In brief

Australian businesses will be able to register business names on a national basis online under proposed new legislation:

  • only one application will be needed to register a business name throughout Australia.
  • existing business name registrations are proposed to be automatically transferred from state and territory registers onto a national register.  

Australian businesses will be able to register business names on a national basis online under proposed new legislation. The Business Name Registration Bill 2010 (Cth) is expected to be introduced later in the year, although a commencement date has not yet been announced.

Key changes

 

  1. Currently, registration of a business name is required in each state and territory in which the business operates. Under the new system, only one application will be needed to register a business name throughout Australia.
  2. While the details are yet to be specified in the Bill, the Department of Innovation, Industry, Science and Research (DIISR) proposes that existing business name registrations will be automatically transferred from the current state and territory registers to the national register monitored by ASIC.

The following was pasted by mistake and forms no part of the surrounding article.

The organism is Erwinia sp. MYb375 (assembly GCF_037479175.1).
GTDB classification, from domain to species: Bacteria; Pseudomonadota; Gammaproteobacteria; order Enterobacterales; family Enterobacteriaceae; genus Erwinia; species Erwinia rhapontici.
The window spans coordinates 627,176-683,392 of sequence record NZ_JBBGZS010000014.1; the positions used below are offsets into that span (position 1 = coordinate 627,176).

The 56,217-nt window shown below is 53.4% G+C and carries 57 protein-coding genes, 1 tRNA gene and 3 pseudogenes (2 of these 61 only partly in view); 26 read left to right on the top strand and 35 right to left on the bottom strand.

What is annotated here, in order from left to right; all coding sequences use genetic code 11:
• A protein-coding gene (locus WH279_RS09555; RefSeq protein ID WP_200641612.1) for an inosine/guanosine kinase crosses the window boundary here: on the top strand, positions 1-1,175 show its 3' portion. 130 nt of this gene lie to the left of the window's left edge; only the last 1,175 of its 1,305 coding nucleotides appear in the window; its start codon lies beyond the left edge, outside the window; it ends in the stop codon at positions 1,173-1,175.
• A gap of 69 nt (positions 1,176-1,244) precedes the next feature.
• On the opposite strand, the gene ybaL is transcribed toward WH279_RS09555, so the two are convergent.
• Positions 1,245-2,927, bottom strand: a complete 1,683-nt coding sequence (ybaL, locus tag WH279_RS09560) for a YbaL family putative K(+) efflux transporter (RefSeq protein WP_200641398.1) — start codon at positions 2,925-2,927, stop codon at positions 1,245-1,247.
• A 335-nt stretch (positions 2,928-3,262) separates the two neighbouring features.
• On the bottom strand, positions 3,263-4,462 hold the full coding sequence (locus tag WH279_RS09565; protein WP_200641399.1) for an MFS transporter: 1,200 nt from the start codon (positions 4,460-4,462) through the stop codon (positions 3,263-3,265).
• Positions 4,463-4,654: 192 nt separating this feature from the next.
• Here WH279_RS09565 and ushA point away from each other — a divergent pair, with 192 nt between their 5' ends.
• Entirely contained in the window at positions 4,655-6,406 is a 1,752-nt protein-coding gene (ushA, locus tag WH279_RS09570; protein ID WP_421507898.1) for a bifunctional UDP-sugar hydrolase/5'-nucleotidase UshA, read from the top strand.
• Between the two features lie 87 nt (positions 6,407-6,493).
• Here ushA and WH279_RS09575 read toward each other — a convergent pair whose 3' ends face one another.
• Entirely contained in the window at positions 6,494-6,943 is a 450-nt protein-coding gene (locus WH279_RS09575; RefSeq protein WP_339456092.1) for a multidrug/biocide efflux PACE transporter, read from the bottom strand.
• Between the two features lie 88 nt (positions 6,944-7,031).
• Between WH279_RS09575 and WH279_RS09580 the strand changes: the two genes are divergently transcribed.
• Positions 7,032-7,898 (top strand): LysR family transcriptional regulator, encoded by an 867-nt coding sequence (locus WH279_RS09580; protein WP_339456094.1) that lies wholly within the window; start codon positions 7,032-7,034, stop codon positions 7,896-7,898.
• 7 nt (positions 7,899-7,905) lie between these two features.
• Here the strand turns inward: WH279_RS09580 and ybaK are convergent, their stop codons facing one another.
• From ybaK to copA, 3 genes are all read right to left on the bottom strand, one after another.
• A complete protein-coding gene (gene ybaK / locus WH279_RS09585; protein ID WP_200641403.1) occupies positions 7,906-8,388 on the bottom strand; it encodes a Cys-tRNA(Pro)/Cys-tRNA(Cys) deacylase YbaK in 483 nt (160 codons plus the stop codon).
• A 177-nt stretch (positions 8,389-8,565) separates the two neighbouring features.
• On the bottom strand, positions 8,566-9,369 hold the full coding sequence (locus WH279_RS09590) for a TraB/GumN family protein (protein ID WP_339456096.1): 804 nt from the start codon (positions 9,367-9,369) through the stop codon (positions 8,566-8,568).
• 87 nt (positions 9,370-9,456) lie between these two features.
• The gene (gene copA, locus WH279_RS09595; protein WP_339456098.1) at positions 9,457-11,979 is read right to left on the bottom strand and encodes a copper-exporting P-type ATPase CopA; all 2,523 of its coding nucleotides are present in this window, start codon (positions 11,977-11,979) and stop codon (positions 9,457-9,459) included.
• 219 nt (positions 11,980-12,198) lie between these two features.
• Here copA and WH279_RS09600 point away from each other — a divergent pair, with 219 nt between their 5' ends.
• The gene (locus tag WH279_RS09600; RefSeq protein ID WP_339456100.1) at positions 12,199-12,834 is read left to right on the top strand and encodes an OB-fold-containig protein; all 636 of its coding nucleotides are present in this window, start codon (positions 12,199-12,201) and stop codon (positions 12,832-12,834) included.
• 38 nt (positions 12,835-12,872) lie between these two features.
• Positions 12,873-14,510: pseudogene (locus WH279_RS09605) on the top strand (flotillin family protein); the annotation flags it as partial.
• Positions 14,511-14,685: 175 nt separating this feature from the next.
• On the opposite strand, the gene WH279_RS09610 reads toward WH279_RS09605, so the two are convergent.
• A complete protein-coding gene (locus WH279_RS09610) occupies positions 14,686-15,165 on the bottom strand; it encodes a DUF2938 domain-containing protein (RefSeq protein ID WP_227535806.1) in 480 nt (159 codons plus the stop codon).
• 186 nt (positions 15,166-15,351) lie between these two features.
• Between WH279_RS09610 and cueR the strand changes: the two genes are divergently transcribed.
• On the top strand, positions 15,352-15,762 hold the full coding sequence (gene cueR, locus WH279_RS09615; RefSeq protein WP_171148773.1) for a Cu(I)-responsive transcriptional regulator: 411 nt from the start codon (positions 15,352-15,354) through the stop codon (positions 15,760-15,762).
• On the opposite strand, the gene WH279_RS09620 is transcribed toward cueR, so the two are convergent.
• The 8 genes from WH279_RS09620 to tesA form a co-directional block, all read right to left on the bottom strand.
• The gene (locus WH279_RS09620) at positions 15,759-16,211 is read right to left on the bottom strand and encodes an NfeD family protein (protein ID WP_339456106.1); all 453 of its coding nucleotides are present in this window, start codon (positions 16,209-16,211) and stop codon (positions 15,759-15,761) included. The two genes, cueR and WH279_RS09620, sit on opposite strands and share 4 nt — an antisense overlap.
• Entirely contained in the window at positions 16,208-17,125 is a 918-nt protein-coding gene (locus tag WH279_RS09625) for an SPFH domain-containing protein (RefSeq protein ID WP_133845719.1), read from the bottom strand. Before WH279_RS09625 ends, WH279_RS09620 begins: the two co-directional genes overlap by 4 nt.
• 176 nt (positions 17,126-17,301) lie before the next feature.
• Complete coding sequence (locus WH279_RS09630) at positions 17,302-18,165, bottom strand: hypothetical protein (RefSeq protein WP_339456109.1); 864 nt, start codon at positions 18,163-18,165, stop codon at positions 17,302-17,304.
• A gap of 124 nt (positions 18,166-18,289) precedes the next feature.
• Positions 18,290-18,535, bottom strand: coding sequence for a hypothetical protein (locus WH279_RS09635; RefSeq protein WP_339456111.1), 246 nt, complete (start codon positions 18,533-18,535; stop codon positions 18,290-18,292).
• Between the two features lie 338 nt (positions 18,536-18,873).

3. DIISR also proposes that separate businesses with identical names across the states and territories will be identified on the national register with a geographical marker, although the business name will apply nationally (and not include the geographical marker).
  4. Business owners will be able to register and renew their business name online for a period of one or three years.
  5. All newly registered business names must have an ABN, which business owners can apply for at the same time as registering their business name. Existing businesses may renew their business name without an ABN.
  6. Businesses may apply to suppress certain contact details.

What these reforms mean for businesses

  1. Businesses should check that their current business names are validly registered before the introduction of the nationalised system.
  2. If a state or territory registered business name is accidentally allowed to lapse it may not be possible to re-register that business name due to conflicts with other business names that have rolled over to the national register.
  3. If a business has previously looked at registering a business name in all jurisdictions but has been unable to because there is an interstate conflicting business name, prompt registration of the business name in a state where there is no conflict should allow a national registration of that name when the national register comes into place.
  4. As always:
    1. if a business is using a name or brand in connection with particular goods and services, it should consider applying to register that name or brand as a trade mark. Trade mark registrations are in most cases a better way of protecting your intellectual property than relying on common law reputation associated with a business name to prevent a business in another state from using that name or brand. Trade mark registrations generally apply nationally.
    2. if you are using a new business name, you should have a trade mark search conducted to assess the risks the use of the name may infringe third party rights.